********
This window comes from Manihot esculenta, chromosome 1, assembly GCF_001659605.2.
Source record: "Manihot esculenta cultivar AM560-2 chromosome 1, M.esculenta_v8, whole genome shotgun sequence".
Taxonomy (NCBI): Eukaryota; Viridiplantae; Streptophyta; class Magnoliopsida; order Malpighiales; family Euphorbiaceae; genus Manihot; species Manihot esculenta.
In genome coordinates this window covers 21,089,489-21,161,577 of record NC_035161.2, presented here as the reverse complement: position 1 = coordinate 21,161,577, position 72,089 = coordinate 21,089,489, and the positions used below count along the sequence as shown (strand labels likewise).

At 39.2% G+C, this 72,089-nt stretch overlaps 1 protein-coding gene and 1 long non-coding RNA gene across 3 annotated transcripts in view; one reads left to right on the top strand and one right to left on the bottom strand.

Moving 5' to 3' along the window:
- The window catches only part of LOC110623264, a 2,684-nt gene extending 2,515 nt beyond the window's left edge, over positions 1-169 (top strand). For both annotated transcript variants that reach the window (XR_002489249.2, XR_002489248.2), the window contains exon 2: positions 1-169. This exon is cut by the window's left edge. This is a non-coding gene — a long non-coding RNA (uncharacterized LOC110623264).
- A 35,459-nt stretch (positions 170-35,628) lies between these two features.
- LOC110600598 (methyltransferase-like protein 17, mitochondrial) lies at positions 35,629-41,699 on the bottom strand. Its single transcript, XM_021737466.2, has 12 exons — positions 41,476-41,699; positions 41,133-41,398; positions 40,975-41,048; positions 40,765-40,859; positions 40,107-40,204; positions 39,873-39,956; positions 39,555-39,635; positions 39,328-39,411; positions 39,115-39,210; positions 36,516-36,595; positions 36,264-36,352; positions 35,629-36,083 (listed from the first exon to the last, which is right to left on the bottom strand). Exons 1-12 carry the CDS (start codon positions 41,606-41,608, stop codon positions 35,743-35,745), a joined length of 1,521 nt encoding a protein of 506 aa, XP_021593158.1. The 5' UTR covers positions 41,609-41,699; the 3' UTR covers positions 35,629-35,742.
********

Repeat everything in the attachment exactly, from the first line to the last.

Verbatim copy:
This window comes from Manihot esculenta, chromosome 1, assembly GCF_001659605.2.
Source record: "Manihot esculenta cultivar AM560-2 chromosome 1, M.esculenta_v8, whole genome shotgun sequence".
Taxonomy (NCBI): Eukaryota; Viridiplantae; Streptophyta; class Magnoliopsida; order Malpighiales; family Euphorbiaceae; genus Manihot; species Manihot esculenta.
In genome coordinates this window covers 21,089,489-21,161,577 of record NC_035161.2, presented here as the reverse complement: position 1 = coordinate 21,161,577, position 72,089 = coordinate 21,089,489, and the positions used below count along the sequence as shown (strand labels likewise).

At 39.2% G+C, this 72,089-nt stretch overlaps 1 protein-coding gene and 1 long non-coding RNA gene across 3 annotated transcripts in view; one reads left to right on the top strand and one right to left on the bottom strand.

Moving 5' to 3' along the window:
- The window catches only part of LOC110623264, a 2,684-nt gene extending 2,515 nt beyond the window's left edge, over positions 1-169 (top strand). For both annotated transcript variants that reach the window (XR_002489249.2, XR_002489248.2), the window contains exon 2: positions 1-169. This exon is cut by the window's left edge. This is a non-coding gene — a long non-coding RNA (uncharacterized LOC110623264).
- A 35,459-nt stretch (positions 170-35,628) lies between these two features.
- LOC110600598 (methyltransferase-like protein 17, mitochondrial) lies at positions 35,629-41,699 on the bottom strand. Its single transcript, XM_021737466.2, has 12 exons — positions 41,476-41,699; positions 41,133-41,398; positions 40,975-41,048; positions 40,765-40,859; positions 40,107-40,204; positions 39,873-39,956; positions 39,555-39,635; positions 39,328-39,411; positions 39,115-39,210; positions 36,516-36,595; positions 36,264-36,352; positions 35,629-36,083 (listed from the first exon to the last, which is right to left on the bottom strand). Exons 1-12 carry the CDS (start codon positions 41,606-41,608, stop codon positions 35,743-35,745), a joined length of 1,521 nt encoding a protein of 506 aa, XP_021593158.1. The 5' UTR covers positions 41,609-41,699; the 3' UTR covers positions 35,629-35,742.